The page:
Though the study did not examine the influence of peers, its results suggest both family and financial professionals could play an important role in improving young people’s financial habits. The researchers found that being close with parents was correlated with better money management among women—and that higher self-reported levels of being “thorough” and “careful” was correlated with better financial behavior among men. Among both sexes, higher self-reported levels of being “self-disciplined” was correlated with better money habits.
There’s a lot of discussion about how to deal with information overload. Here’s a piece (a 7-minute video with a brief written summary) in which a psychology professor argues that day dreaming is the best way to process and deal with all that extra information. He recommends 15 minutes of day dreaming every two hours.
Since 1986, the amount of information we absorb has increased fivefold and our options for getting more have become almost limitless. All this choice and access to data might seem like a luxury of contemporary life – and in some ways it is – but recent neuroscience studies have shown it’s making our brains work overtime. As it turns out, we aren’t just bad at multitasking, we’re not equipped for it at all. In fact, we’re just switching between tasks, which uses up neural resources that would otherwise go towards actual problem-solving.
Charlie Munger is Warren Buffett’s sidekick and partner, and some think is at least as responsible for Berkshire Hathaway’s success as Buffett. He also is a major owner of a different company. This post is about that company’s annual meeting and Munger’s responses to a range of questions. It’s a multi-part post. It’s also wide-ranging and interesting.
Q: You have said that one of the most important things you picked up from Darwin was the value of forcing yourself to search for disconfirming evidence. What important thing did you pick up from Einstein?
Mr. Munger: I didn’t know anything about relativity until Einstein taught me. I wasn’t smart enough to figure it out for myself.
Of course, we look for disconfirming evidence. One of the directors said very simply, we should make a list of everything that irritates a customer, and then we should eliminate those defects one by one. Of course, that’s the way to compete in a service business. It involves continued fanaticism.
One of the reasons we bought the little company in Logan, Utah, [New Dawn Technologies] is that we liked the service and ethos of the place, and their recruitment methods. Of course, our past accountants, damn their souls –
– just went crazy when we did that. It looked to them like we’d gone stark raving mad. How could it be worth anything? It just bothered them, and they raised hell with us for months and months, and it made our reports late. I feel very good about that acquisition today.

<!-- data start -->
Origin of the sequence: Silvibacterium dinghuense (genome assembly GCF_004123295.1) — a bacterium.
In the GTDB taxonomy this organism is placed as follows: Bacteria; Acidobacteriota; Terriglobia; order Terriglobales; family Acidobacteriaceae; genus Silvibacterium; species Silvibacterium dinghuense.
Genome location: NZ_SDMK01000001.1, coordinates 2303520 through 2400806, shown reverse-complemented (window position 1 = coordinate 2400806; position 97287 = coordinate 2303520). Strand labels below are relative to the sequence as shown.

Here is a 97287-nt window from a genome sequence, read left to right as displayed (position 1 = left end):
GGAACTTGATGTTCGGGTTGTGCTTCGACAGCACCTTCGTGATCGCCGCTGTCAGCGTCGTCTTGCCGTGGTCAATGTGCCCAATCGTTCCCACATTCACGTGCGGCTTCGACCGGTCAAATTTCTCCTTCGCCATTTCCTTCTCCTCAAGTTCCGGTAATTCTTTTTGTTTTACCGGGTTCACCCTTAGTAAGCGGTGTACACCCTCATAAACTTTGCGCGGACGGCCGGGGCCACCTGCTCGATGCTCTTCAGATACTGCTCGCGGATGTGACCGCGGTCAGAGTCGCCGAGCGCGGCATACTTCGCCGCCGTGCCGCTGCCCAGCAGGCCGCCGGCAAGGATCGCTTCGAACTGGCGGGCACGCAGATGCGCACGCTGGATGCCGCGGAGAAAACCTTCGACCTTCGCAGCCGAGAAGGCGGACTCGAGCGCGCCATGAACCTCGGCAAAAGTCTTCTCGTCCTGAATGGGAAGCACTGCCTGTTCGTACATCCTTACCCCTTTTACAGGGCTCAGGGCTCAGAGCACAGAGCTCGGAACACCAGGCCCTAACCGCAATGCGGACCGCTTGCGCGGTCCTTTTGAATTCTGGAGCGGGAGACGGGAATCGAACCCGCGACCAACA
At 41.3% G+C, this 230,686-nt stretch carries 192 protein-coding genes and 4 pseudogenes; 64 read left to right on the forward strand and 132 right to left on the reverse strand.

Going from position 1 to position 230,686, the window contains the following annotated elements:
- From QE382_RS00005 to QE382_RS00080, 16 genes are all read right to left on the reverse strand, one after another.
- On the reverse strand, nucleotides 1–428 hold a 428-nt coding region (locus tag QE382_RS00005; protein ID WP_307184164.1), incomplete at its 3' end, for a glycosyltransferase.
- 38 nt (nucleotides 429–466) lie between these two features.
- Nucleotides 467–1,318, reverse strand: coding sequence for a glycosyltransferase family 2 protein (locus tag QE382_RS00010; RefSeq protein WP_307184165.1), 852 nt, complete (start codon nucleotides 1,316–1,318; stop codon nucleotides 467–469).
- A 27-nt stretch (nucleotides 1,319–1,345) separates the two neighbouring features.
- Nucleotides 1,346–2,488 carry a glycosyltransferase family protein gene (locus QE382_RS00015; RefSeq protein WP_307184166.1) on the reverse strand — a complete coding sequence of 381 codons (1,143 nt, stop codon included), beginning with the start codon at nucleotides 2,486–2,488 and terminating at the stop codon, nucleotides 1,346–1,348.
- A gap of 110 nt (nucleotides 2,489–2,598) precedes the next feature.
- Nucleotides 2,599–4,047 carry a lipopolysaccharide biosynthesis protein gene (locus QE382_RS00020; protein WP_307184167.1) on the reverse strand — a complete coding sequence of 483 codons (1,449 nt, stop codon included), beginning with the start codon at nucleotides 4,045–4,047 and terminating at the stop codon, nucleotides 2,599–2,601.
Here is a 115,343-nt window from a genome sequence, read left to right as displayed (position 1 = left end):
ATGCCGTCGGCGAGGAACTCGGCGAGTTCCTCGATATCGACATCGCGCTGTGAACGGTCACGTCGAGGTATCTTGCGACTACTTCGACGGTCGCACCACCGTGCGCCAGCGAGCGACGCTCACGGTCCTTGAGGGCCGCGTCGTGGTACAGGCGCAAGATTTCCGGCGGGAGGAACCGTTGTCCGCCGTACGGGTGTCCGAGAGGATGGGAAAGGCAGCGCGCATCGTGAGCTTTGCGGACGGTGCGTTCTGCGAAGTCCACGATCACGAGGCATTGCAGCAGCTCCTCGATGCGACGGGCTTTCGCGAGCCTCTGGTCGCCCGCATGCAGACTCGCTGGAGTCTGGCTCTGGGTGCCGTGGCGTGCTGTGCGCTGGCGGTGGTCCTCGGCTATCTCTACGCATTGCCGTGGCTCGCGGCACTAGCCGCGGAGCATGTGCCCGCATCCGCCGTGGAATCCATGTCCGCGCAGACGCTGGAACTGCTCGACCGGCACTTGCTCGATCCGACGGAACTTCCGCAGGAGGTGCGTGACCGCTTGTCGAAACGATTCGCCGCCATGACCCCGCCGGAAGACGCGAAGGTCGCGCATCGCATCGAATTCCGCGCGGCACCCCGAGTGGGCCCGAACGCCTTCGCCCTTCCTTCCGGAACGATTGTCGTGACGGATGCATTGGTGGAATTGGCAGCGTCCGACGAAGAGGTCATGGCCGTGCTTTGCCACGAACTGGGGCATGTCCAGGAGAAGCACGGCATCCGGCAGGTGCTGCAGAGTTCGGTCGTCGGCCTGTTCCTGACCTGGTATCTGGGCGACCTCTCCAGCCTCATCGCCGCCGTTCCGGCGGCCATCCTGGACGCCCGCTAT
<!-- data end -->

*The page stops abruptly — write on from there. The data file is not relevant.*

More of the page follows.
Congress recently passed, and the President said he will sign, a new law containing what’ known as “the doc fix.” Some years ago Congress decided to save money on Medicare and Medicaid by setting up a schedule that reduced the amounts that would be paid to doctors. The reimbursement schedule was unrealistically low, often paying doctors less than their costs for services. So, each year Congress would change the law for one year only.
This year, Congress finally decided to come together with a permanent fix for doctors and for some hospital payments. Of course, this results in more money being paid to those medical providers, so someone has to pay for it. One group that will be paying for it is Medicare beneficiaries, but not for several years. This article describes many of the provisions and can help with your longer-term planning.
Starting in 2018, wealthier Medicare beneficiaries (individuals with incomes above $133,500, with thresholds higher for couples), would pay more for their Medicare coverage, a provision expected to impact 2% of beneficiaries.
In addition, starting in 2020, “first-dollar” supplemental Medicare insurance known as “Medigap” policies would not be able to cover the Part B deductible for new beneficiaries, which is currently $147 per year but has increased in past years. If the policy had been implemented in 2010, it would have affected Medigap coverage for roughly 10% of all 65-year-olds on Medicare, according to an analysis from the Kaiser Family Foundation. Based on declining Medigap enrollment trends among 65-year-olds, expect this policy to impact a smaller share of new Medicare beneficiaries in the future, according to the study. (KHN is an editorially independent program of the foundation.)
Medicare started releasing detailed data fairly recently, and some outsiders have been studying the data closely for anomalies, overcharging, and other problems. Leading the way has been The Wall Street Journal with a series of articles pointing to problems and inconsistencies. The latest study (subscription might be required) shows how Medicare might be overpaying some hospitals, especially for cases known as outliers.
Medicare’s problems with outlier payments underscore its challenge in avoiding waste in the fee-for-service system, under which providers have an incentive to provide more—and more-expensive—care. Officials overseeing the federal program for the elderly and disabled began trying to curb excessive outlier payments more than a decade ago.
“There’s still manipulation going on” in outlier payments, said Tom Scully, a former Medicare administrator under President George W. Bush who led a 2003 push to limit rising outlier payments when hospitals boost prices. Mr. Scully, now a lawyer and a private-equity investor, said efforts to curb excess payments are “like Whac-A-Mole.”